Ledro: Fields of Flowers & Battle
he Alps of Ledro are a small group of peaks situated in the southernmost region of the western Trentino. On the south, they border on Lombardy and on the west, with the Valli Giudicarie. On the north lies Bleggio and Giudicarie and on the east is the Sarca valley and the Trentino segment of Lake Garda, the largest lake basin in Italy. The peaks of the Ledro Alps are not particularly high - few are over 2000 meters. The chain encircling Val Concei, with Monte Cadria at 2254 meters, are the highest of this group. On the southern tier, the highest peak is Monte Tremalzo at 1974 meters. The streams running down these mountains all flow into the Lake of Ledro, a gem of a lake, which since the 1930's has been used for hydroelectric purposes. But it remains a jewel, set in the green of the mountains, and it's the place to cool off during the summer months. This region has no great attraction for alpinists. Rather, it is a paradise for hikers and it attracts naturalists and history buffs. The naturalists come because of the rare botanical specimens found here - over 1500 different plant species have been identified. Due to an altitude variation of 2000 meters over 15 kilometers, the vegetation ranges from Mediterranean flora at the base to alpine landscapes at higher altitudes. The low altitude plants are best observed from the Ponale path, the old road around the lake, built by Giacomo Cis in 1852 and up until 20 years ago, the only access road to the Ledro valley from the area of Lake Garda. As one climbs up from the lake, its influence diminishes and the vegetation changes. We pass through stands of beeches, then through Alpine conifer woods to the fields strewn with edelweiss and primula at the top. Botanists from all over Europe come to Monte Tremalzo to study the large number of rare plants found there. In the spring, the pastures are covered with lilies, gentians, bachelor buttons, and numerous species of orchids with their unique colors and scents- the small Bordeaux orchid smells like chocolate and vanilla. In summer,the rocks and gravel beds are carpeted with the beautiful fuchsia, silene elisabethae, (named after Grandduchess Elizabeth, the wife of the Viceroy of LombardyVenetia), as well as with the blues of rock primrose and Canterbury bells. Truly a scene not to be missed!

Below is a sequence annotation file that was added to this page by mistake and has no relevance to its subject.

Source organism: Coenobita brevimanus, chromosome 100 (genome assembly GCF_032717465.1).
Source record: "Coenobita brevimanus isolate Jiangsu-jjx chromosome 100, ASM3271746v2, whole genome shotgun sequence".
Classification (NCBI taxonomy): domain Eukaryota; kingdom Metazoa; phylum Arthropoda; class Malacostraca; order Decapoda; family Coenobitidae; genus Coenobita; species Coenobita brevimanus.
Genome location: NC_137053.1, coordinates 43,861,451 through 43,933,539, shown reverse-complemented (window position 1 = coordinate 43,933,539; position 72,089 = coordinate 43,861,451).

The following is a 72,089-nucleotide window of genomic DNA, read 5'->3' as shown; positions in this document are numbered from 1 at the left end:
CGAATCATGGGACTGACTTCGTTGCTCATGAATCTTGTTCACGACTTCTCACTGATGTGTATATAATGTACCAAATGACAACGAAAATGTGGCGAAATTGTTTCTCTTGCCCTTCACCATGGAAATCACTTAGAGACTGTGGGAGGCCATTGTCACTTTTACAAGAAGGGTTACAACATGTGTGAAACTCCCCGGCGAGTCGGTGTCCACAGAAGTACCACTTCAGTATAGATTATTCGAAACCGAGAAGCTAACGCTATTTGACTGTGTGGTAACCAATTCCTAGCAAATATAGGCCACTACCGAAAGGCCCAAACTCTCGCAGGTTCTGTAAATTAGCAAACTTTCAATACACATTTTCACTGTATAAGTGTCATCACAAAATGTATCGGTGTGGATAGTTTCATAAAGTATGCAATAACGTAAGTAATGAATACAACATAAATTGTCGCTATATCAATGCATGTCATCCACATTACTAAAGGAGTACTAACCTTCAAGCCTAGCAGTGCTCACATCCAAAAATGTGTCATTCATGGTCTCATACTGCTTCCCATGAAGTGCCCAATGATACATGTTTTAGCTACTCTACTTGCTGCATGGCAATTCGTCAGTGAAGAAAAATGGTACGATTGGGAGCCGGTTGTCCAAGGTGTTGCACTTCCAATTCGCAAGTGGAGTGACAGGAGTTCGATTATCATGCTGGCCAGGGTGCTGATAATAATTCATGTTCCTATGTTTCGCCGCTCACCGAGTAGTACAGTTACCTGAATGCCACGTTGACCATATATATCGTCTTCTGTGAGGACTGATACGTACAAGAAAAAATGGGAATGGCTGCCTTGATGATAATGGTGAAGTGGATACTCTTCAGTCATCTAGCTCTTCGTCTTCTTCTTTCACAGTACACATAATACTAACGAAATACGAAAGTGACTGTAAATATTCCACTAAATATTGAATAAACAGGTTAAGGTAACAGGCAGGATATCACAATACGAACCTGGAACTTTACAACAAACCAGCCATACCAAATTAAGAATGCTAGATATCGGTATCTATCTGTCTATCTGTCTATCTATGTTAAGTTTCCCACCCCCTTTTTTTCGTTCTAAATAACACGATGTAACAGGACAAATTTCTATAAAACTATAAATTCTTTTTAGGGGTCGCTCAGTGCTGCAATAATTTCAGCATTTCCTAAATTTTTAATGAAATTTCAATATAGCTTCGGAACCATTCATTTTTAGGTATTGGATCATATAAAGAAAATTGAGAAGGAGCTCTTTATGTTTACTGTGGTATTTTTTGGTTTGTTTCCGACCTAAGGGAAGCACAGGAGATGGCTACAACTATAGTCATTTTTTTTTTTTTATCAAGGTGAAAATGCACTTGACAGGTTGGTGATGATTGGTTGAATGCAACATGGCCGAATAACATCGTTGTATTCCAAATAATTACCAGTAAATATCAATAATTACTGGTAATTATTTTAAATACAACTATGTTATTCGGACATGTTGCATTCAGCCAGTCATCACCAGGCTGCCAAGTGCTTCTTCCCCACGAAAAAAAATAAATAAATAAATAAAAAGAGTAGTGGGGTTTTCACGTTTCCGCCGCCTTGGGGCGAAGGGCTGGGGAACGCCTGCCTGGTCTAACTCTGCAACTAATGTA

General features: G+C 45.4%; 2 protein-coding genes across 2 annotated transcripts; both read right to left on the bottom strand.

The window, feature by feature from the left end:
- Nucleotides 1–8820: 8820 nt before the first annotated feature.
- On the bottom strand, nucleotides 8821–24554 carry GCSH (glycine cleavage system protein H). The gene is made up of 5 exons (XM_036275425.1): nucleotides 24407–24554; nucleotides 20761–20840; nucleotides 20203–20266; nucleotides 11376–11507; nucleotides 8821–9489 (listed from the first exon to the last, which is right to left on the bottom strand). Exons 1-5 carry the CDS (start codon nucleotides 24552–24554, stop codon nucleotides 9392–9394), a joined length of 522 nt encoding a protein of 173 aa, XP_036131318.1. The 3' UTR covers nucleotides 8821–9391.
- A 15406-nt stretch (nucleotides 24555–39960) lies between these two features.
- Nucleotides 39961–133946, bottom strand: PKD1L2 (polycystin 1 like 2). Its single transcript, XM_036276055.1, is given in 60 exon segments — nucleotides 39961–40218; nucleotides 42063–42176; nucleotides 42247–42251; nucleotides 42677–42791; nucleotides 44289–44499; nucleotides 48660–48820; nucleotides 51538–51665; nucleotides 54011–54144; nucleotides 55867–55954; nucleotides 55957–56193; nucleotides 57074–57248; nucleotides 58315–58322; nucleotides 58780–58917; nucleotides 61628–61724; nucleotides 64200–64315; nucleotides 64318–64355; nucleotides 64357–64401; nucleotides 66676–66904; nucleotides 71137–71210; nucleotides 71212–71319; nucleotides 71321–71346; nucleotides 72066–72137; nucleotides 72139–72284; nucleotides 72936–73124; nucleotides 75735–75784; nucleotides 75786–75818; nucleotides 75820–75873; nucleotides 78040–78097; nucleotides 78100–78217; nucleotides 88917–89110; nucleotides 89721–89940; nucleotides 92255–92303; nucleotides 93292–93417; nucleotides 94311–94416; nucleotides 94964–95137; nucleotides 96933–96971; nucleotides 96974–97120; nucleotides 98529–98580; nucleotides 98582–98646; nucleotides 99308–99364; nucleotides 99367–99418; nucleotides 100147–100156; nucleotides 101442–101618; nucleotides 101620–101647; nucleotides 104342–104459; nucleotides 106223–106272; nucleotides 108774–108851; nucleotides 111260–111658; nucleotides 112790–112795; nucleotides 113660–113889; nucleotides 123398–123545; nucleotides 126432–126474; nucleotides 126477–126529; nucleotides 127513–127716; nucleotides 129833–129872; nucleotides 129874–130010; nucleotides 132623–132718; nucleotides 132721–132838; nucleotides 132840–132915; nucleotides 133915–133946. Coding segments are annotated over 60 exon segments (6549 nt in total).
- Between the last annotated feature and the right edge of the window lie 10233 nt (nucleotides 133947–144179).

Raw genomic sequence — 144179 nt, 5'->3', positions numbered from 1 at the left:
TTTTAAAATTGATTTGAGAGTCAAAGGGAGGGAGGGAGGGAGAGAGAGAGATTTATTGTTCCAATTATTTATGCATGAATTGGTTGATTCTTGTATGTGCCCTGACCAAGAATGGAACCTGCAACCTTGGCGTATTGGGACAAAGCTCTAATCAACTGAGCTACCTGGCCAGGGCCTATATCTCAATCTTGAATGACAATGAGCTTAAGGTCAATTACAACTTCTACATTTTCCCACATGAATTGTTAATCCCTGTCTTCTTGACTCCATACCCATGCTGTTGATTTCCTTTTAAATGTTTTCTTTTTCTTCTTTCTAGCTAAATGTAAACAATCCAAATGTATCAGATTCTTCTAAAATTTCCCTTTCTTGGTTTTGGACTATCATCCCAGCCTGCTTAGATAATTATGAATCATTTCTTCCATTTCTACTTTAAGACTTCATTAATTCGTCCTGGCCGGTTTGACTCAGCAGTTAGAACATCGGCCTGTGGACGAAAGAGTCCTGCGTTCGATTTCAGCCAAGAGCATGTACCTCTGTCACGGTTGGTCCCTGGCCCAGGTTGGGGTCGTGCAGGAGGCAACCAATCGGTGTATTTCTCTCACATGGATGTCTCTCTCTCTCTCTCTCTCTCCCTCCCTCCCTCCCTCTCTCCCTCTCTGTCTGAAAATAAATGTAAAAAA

on July 21, 1866. It was during Northern Italy's third war for independence, when the Trentino was ruled by the Hapsburgs. Giuseppe Garibaldi led a corps of Italian volunteers which fought the Austrians at Bezzecca. But he was forced to retreat by an order of Victor Emmanuel, (to whom Garibaldi reportedly replied "Obbedisco" - "I obey"), thus leaving the field to the conquered enemy. Even during the First World War, these mountains were the scene of many skirmishes between the Austro-Hungarian Empire and the Kingdom of Italy. Alomg the northern wall of the valley, hundreds of meters of trenches were constructed, some of which are still traversible today. On the southern side, the Italians built an imposing road which is still being used by numerous bikers descending and climbing between Tremalzo and Lake Garda.
Other remaining sites are at the refuge of Al Fagio in the Concei valley at 965 meters; the Grassi refuge hut at Campi di Riva (1047 meters); the Garibaldi refuge at Passo Tremalzo (1521 meters); and the charmIng San Pietro refuge on Monte Calino, with its adjacent church, built in 1683. Traveling by car from Riva del Garda, it is suggested that the first stop be at the waterfall, Cascata del Varone, where the admission fee allows one to visit a lovely canyon which inspired several pages of Thomas Mann's 'The Magic Mountain'.It was also the inspiration of many painters of the Nineteenth and Twentieth centuries, such as Theodore Compton, Zeno Diemer, etc. Beyond the Museum of the stilt houses of Ledro, is the The valley is also of interest to military historians, 'must see' medieval town of Canale di Terino with its because it was the scene of important battles and there famous "Artists' House" - one of the prettiest towns of are remaining fortifications. The most famous battle Italy, where the visitor feels as if he has been transportfought among these mountains took place at Bezzecca ed more than 1000 years back in time. 30